Getting it right when it matters

"It'll be alright on the night" has been England's mantra since the day this tour began. In victory or defeat, Ashes hangovers are the trickiest of all to shake off, and at Rawalpindi and Lahore, the side were visibly struggling to regain their intensity of focus. Today, however, they were true to their professionalism, and in a grafting, glamour-free toil through 88 overs of Multan's dust and haze, England sweated out those very last remnants of Ashes champagne. There'll be some fresh lime juice on ice in the dressing-room tonight.

Culture shock was cited as the single biggest obstacle to English success in Asia, both on and off the field. While they have conducted themselves with aplomb in their diplomatic engagements of this tour, there was nevertheless some concern as to how they'd adapt to Pakistan's sluggish Test tempo - a tempo that has resulted in 17 draws in 21 encounters with England. Five years ago, Nasser Hussain grafted and clawed, and stole the series in its very last breath. Today, England promised self-expression and the strut of heavyweight champions. Something, one sensed, was going to have to give.

And at 80 for 0 in the 26th over, with Pakistan's tyro openers capitalising on a wonderful toss to win, pride was the only thing that could come between England and a fall. It was just as Duncan Fletcher had envisaged - for success in these conditions, his team needed self-confidence without over-confidence. An absence of ego was the fundamental requirement.

Fortunately, this England team are renowned for being a grounded lot, and though there were some long and troubled faces as the first session dragged on, they took their licks and stuck to their guns, adapting - just as Darren Gough had done on this tour five years earlier - to the inhospitable circumstances in which they had landed.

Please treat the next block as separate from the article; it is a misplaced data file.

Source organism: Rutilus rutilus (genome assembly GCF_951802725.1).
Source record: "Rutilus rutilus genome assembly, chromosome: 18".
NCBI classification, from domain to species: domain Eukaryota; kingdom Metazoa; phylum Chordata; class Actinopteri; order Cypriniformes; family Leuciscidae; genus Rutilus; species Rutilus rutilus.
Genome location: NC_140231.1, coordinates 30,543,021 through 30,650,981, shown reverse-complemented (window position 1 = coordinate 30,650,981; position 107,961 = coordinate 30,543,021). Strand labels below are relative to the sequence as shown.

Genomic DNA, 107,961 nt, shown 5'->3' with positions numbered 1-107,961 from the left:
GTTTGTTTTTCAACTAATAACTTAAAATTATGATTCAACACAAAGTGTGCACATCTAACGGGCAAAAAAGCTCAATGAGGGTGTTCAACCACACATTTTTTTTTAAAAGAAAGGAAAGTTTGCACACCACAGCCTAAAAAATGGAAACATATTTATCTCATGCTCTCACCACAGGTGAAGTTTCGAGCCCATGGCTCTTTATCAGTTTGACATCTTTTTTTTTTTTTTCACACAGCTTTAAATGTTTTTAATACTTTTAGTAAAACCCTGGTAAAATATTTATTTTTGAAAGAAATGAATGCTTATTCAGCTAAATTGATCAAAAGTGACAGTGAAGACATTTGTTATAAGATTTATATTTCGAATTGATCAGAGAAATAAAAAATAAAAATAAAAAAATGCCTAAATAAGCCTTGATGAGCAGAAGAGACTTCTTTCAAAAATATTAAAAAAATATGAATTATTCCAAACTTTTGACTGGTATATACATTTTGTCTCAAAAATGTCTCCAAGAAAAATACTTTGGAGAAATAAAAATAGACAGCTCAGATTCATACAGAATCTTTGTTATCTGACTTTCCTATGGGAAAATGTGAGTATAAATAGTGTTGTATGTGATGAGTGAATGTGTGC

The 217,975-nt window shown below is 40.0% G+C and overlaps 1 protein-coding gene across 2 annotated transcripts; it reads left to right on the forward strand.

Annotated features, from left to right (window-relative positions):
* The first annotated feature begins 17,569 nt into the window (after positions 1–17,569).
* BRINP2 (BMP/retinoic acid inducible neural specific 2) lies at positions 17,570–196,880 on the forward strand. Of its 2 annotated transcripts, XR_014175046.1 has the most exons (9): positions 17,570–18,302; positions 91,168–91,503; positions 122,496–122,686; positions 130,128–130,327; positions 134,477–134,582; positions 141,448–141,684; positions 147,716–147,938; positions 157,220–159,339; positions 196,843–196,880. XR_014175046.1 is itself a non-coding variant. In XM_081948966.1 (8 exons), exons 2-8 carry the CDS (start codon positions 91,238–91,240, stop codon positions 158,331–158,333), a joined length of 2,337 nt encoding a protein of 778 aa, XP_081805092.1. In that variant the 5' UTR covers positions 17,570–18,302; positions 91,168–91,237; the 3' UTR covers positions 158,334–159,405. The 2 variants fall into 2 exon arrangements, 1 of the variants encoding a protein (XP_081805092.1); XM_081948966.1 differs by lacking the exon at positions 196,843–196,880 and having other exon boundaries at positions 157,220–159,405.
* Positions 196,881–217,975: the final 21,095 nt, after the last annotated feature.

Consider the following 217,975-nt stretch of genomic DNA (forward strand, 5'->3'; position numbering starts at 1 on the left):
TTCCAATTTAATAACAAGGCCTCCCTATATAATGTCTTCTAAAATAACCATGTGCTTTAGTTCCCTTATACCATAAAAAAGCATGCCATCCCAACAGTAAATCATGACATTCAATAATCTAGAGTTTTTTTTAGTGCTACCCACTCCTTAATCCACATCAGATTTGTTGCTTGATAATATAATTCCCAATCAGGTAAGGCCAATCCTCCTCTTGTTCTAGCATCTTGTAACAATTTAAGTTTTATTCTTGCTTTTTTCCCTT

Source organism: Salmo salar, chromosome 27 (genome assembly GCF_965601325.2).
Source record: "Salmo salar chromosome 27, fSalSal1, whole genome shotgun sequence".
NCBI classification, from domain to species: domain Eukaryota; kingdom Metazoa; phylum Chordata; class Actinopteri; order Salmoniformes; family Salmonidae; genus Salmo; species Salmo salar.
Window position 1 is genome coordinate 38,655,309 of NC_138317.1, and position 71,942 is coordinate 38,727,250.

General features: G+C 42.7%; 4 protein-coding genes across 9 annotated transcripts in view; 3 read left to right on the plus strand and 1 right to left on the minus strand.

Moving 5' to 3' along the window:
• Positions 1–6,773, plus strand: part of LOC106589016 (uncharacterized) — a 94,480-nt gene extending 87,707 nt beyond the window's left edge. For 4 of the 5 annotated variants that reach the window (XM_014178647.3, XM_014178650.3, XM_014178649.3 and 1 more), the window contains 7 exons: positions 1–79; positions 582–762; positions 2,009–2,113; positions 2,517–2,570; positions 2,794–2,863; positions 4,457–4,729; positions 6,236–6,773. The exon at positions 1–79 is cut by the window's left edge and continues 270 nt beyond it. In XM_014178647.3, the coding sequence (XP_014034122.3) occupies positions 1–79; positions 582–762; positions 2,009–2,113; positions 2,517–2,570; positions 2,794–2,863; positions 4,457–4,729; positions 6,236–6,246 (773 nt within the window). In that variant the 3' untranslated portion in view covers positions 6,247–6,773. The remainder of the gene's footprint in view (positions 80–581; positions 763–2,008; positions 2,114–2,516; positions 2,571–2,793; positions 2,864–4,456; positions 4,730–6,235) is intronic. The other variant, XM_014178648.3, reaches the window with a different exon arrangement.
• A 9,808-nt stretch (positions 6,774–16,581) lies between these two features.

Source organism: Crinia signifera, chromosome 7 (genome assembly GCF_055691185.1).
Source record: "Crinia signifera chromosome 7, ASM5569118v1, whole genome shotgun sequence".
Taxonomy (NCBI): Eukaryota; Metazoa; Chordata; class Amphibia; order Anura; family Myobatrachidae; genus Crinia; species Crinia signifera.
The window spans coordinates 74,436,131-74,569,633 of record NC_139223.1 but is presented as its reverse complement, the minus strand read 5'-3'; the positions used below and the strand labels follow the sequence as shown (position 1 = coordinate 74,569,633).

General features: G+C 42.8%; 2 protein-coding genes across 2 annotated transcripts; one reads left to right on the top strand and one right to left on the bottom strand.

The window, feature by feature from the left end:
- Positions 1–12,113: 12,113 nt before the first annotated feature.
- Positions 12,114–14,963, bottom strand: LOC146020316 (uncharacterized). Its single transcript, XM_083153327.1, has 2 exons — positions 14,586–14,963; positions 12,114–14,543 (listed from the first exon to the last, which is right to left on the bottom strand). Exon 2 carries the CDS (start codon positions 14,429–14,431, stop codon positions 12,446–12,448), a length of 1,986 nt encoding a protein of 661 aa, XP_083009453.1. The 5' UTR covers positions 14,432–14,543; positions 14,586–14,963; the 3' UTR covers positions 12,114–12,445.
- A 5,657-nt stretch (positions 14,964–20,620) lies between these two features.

The manner in which the wickets were shared across the attack epitomised the one-for-all mentality of this side. Andrew Flintoff was magnificent, reversing his way to two key scalps, including an expert yorker that was later emulated by his solemate Harmison. The lesson that both men had learnt was one that Waqar Younis might have hollered to them from the commentary box - if the pitch isn't going to help you, the best solution is to take it out of the equation entirely.

Matthew Hoggard gained late reward for an excellent, probing day's work with the worthy wicket of Kamran Akmal, but the most significant performer of the day was, without question, the man who might never have believed this day was going to come.

At 36, Shaun Udal is England's oldest Test debutant since John Childs in 1988. He has waited ten long years for a second international chance, since losing his way in the aftermath of the 1994-95 Ashes tour, and in that time, patience has become his watchword. So he was unfazed when his only highlight of the first session was a spectacular chase and diving stop on the mid-on boundary, and the nerves didn't even kick in when, in the 43rd over, his first delivery in Test cricket was spanked imperiously to the long-off boundary by Salman Butt.

The only man, in fact, who failed to fire was the one man who came into this series with a reputation for the conditions. Ashley Giles was off-colour today. He bowled a rash of full-tosses that forfeited any hope of him building up pressure, but ultimately that did not matter because of the ability of his team-mates to fill in the breach.

It was that trait that won England the Ashes - the certainty that, if one man failed, another would fire - and now Udal showed, like Giles himself on the 2000-01 tour, that veteran status can be acquired by osmosis if the situation is right. Bowling quicker than he would have done had the conditions been more favourable, he hurried and hassled the Pakistani batsmen, and though his maiden Test wicket came via a deflection off his captain's head, he would not have traded the moment for the world.

Talking of the captain, Marcus Trescothick emerged with great credit from his first day as a skipper overseas, keeping his discipline and ringing the changes, and enjoying that slice of good fortune that all the best leaders need. The most fundamental thing that went right for him, however, was that his players did their bit without prompting, on a hugely encouraging first foray of the series. Denis Norden, it seems, was right all along.